Article Text

Download PDFPDF

Heidelberg retinal flowmetry: factors affecting blood flow measurement
  1. Larry Kagemanna,
  2. Alon Harrisa,
  3. Hak Sung Chunga,
  4. David Evansa,
  5. Scott Bucka,
  6. Bruce Martinb
  1. aDepartment of Ophthalmology, Indiana University School of Medicine, Indianapolis, USA, bMedical Sciences Program, Indiana University, Bloomington, Indiana, USA
  1. Alon Harris, PhD, Department of Ophthalmology, Indiana University School of Medicine, 702 Rotary Circle, Indianapolis, IN 46202, USA.


AIMS To evaluate factors affecting Heidelberg retinal flowmeter (HRF) measurements of retinal and optic nerve head blood flow in human subjects.

METHODS The angle of incidence between laser beam and fundus, and camera distance from the eye, were evaluated for their effect upon measures of blood volume, velocity, and flow in a single 100 × 100 × 400 μm volume of temporal peripapillary retinal tissue in normal volunteers. Both intra and intersession reproducibility of these measures were studied. Intersession data were obtained by taking one image per week for 4 weeks. Finally, the intersession haemodynamic data were examined in the entire image (640 × 2560 × 400 μm), using histograms of pixel by pixel blood flow.

RESULTS Measures of blood volume, velocity, and flow from a single anatomical site were unaffected by laser beam to fundus angle of incidence (n = 12). As camera distance from the eye was increased (from 2 to 5 to 7 cm), flow measurements showed increasing individual changes, despite unaltered measured vessel lengths and constant overall mean flow (n = 14). The coefficient of variation for two intrasession images of optic nerve head blood flow averaged 7% (n = 20); in contrast, the 4 week intersession coefficient of variation averaged 30% (n = 15). Intersession reproducibility was increased by using flow histograms from the entire image: the coefficients of variation averaged 16% for total flow and 17% for flow in the pixel of median flow.

CONCLUSION HRF measures of flow are independent of the laser beam to fundus angle of the incidence and dependent upon camera distance from the eye. Intersession reproducibility is best using pixel by pixel analysis of the entire image.

  • retina
  • optic nerve head
  • glaucoma
  • diabetic retinopathy

Statistics from

Request Permissions

If you wish to reuse any or all of this article please use the link below which will take you to the Copyright Clearance Center’s RightsLink service. You will be able to get a quick price and instant permission to reuse the content in many different ways.

The ability to determine accurately and precisely perfusion of specific ocular tissues is fundamental to ophthalmology and visual science. Diseases characterised by angiogenesis, such as age related macular degeneration, ocular histoplasmosis, and proliferative diabetic retinopathy, alter blood vessel formation and blood flow.1-5 Diseases characterised by erosion of the optic nerve head, such as the glaucomas, may alter perfusion of the nerve head and peripapillary retina, though this point remains controversial.6-8 Consequently, measurement of blood flow is useful in disease diagnosis, for estimates of disease progression, in evaluation of therapeutic interventions, and in investigations of disease aetiology. Understanding the relation of blood flow to disease or to treatment requires blood flow measurements that are non-invasive, safe, robust, accurate, and reproducible.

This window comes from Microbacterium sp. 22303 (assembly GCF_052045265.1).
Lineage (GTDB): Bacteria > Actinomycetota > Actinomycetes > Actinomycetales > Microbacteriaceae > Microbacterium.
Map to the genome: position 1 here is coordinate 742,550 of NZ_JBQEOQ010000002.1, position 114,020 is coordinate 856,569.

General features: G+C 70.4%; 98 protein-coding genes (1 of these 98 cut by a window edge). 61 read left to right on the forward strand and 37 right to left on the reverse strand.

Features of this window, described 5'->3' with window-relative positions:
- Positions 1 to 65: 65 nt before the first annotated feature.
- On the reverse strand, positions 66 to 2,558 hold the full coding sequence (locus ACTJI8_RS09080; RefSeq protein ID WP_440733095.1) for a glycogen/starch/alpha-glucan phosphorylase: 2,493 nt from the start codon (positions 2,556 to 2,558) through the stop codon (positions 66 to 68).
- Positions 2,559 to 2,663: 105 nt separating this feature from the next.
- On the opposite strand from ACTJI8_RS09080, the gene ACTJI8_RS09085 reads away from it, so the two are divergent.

Confocal scanning laser Doppler flowmetry (cSLDF, Heidelberg retinal flowmetry (HRF)) is a promising new method for retinal or optic nerve head blood flow measurement. Non-invasive, the technique uses low laser light intensities, and generates results in seconds.9-12However, a number of issues regarding the reproducibility and validity of HRF measurements remain. This article examines: (1) the influence of laser beam to fundus incident angle, (2) the influence of camera distance from the eye, (3) intrasession reproducibility, and (4) intersession reproducibility of the technique in healthy people. These results help define the potential and the limitations of this new technique.

Materials and methods


Healthy subjects free from eye disease and with no history of ocular trauma were used in each phase of the experiments. None of the subjects smoked, or were taking any medications which might affect blood flow readings. Experiments were reviewed and approved by an institutional review board, and conformed to the tenets of the Declaration of Helsinki.


Four experimental series were carried out, each involving differing groups of young, healthy people (five males, seven females; 31 (SD 10) years). They included:

(a) Comparison of blood volume, velocity, and flow measurements from a single temporal peripapillary site (100 × 100 × 400 μm, equivalent to 10 × 10 pixels), from two images—one illuminated with a 90° laser beam to fundus angle of incidence, and one with a 70° laser beam to fundus angle of incidence (n = 12).

(b) Comparison of volume, velocity, and flow at a similar fixed site, using camera distances 2, 5, and 7 cm from the eye (n= 13).

(c) Determination of intrasession reproducibility of volume, velocity, and flow measurements compared at a single 100 × 100 × 400 μm fixed site between two images obtained in a single visit (n = 20).